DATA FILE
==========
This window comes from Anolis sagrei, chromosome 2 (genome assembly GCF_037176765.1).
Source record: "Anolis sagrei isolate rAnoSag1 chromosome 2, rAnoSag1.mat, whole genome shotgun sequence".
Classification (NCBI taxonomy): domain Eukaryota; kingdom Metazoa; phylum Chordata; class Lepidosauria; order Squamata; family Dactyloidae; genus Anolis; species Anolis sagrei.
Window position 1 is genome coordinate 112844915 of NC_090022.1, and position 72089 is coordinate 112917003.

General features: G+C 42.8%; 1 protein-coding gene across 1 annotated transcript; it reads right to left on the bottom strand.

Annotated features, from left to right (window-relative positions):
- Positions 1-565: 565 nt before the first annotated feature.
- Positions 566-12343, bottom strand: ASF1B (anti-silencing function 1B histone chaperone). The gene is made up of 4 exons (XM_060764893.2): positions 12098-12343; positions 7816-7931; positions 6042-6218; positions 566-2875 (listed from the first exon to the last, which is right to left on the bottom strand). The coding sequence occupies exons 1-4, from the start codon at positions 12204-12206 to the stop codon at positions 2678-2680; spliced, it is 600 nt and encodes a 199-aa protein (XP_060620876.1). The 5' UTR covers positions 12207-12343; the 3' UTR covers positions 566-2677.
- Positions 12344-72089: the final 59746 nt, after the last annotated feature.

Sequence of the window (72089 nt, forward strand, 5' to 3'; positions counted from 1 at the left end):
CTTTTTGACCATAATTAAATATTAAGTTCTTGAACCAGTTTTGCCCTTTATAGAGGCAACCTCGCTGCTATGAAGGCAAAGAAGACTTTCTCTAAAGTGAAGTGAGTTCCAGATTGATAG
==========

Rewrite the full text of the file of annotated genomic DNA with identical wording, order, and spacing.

This window comes from Anolis sagrei, chromosome 2 (genome assembly GCF_037176765.1).
Source record: "Anolis sagrei isolate rAnoSag1 chromosome 2, rAnoSag1.mat, whole genome shotgun sequence".
Classification (NCBI taxonomy): domain Eukaryota; kingdom Metazoa; phylum Chordata; class Lepidosauria; order Squamata; family Dactyloidae; genus Anolis; species Anolis sagrei.
Window position 1 is genome coordinate 112844915 of NC_090022.1, and position 72089 is coordinate 112917003.

General features: G+C 42.8%; 1 protein-coding gene across 1 annotated transcript; it reads right to left on the bottom strand.

Annotated features, from left to right (window-relative positions):
- Positions 1-565: 565 nt before the first annotated feature.
- Positions 566-12343, bottom strand: ASF1B (anti-silencing function 1B histone chaperone). The gene is made up of 4 exons (XM_060764893.2): positions 12098-12343; positions 7816-7931; positions 6042-6218; positions 566-2875 (listed from the first exon to the last, which is right to left on the bottom strand). The coding sequence occupies exons 1-4, from the start codon at positions 12204-12206 to the stop codon at positions 2678-2680; spliced, it is 600 nt and encodes a 199-aa protein (XP_060620876.1). The 5' UTR covers positions 12207-12343; the 3' UTR covers positions 566-2677.
- Positions 12344-72089: the final 59746 nt, after the last annotated feature.

Sequence of the window (72089 nt, forward strand, 5' to 3'; positions counted from 1 at the left end):
CTTTTTGACCATAATTAAATATTAAGTTCTTGAACCAGTTTTGCCCTTTATAGAGGCAACCTCGCTGCTATGAAGGCAAAGAAGACTTTCTCTAAAGTGAAGTGAGTTCCAGATTGATAG